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UCOR Statement on Academic Integrity


       All university communities, which are dedicated to the pursuit of truth and knowledge, require academic integrity from their members.  Duquesne University, dedicated as well to pursuing truth and knowledge within a moral and spiritual framework, is of course no exception.  Academic integrity is essential to the smooth functioning of the university, to the fair treatment of students, and to the maintenance of the high standards to which the university is committed.  To that end, no student is to submit work that is not his or her own, both in conception and in execution.  A student also may not “double-dip”—that is, submit work that was completed for another class or that was completed prior to taking this class.

A student in this course must acknowledge fully and precisely any indebtedness, of any sort, to any outside source, including another person who provides help with content or with writing/editing.  An outside source may be defined as any source of ideas, information, and/or wording that is incorporated in any way into a student’s work.  Examples might include the introductions, notes, and other matter in texts or other books; articles in newspapers, magazines, journals, or other collections; and summaries and/or critical commentary (and, obviously, student papers) accessed using the Internet.

Specific acknowledgment is required regardless of the form indebtedness may take, whether summary, paraphrase, direct quotation, or some combination of these.  Sources must be documented in the proper form; in this course, we will use MLA documentation style, which combines a list of Works Cited with specific parenthetical citations in the text.  If the debt includes use of the source’s language, even a single key word or phrase, the source’s language must be fully and precisely indicated with quotation marks (or reproduced as an indented block) as well as acknowledged.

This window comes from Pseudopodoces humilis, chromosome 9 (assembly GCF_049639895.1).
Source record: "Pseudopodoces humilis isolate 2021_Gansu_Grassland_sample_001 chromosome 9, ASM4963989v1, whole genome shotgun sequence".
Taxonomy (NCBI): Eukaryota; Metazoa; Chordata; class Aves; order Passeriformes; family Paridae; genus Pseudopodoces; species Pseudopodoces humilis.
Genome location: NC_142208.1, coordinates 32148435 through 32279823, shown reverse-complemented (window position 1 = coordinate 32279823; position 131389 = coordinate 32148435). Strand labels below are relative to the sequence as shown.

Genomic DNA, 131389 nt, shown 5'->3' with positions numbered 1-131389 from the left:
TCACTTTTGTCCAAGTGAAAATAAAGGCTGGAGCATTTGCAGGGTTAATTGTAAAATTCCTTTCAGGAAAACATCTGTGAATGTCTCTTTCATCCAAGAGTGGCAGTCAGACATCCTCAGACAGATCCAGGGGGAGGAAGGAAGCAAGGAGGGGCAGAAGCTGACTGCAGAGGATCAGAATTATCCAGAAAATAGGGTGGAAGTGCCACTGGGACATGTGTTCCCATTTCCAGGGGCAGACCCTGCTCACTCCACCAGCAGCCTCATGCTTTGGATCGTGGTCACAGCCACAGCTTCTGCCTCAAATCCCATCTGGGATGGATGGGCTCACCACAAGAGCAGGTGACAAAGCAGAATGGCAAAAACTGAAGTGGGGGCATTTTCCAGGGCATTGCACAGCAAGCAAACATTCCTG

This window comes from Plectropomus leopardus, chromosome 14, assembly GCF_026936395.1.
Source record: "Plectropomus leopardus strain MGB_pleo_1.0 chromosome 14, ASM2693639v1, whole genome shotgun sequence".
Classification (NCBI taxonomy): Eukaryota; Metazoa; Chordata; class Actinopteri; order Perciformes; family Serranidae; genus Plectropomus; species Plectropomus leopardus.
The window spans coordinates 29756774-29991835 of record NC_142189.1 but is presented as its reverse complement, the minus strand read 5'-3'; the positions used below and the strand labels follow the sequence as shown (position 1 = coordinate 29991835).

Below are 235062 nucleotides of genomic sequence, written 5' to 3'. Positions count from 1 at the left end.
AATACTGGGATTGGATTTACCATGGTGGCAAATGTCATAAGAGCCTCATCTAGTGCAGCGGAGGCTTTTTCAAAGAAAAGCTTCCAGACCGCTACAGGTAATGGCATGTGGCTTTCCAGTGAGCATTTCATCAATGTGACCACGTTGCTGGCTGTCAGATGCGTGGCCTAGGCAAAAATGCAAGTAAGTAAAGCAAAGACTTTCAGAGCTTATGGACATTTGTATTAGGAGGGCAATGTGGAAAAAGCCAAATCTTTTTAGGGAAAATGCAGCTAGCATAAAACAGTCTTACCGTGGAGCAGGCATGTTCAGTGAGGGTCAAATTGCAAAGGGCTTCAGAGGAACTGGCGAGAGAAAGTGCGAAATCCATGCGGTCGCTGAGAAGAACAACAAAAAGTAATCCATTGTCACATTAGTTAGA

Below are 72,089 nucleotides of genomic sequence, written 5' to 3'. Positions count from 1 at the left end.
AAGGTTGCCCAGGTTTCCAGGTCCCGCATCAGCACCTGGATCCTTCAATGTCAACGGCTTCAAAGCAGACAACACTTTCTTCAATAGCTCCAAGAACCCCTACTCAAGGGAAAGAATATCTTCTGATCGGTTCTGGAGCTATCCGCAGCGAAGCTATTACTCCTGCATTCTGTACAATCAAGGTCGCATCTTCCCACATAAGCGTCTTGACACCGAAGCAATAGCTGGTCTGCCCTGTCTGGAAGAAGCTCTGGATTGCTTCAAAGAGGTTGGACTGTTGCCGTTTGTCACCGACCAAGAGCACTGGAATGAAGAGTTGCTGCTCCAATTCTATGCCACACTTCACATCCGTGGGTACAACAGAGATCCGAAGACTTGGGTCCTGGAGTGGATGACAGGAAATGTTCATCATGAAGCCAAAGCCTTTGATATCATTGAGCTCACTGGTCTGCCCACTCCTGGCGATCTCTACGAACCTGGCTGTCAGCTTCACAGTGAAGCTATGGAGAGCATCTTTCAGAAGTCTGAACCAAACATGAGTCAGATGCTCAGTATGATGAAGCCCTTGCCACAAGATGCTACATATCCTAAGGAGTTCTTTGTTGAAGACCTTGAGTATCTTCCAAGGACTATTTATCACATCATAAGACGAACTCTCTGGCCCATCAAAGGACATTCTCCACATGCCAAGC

All students in this course will be held responsible for understanding and conforming to Duquesne University policies and procedures related to academic integrity.  Ignorance of academic conventions, or indifference to them, is not a defense.  As a general rule, when an instructor determines that plagiarism or other violation of academic integrity has occurred, the minimum penalty—whether the violation was deliberate or inadvertent—is failure of the assignment and notification of appropriate Duquesne University officials, including the Dean of the student’s school.  Flagrant or repeat violations may result in additional penalties, including failure of the course.  Papers submitted in this course may be subject to scrutiny using plagiarism detection software or other methods.

A student accused of plagiarism has the right to appeal.  After discussing the situation with the instructor, the student who wishes to appeal the accusation and/or the sanction has the option of indicating an intention to appeal on Academic Integrity Form AI03, which the instructor will give to the student. The McAnulty College Academic Integrity Appeals Committee will hear these appeals.

Students with general questions about academic integrity or uncertainties about exactly what to cite or how to cite it should see the instructor or the Director of First-Year Writing or should consult the Academic Integrity Policy and Procedures, available on the College Blackboard site.


Last updated August 2007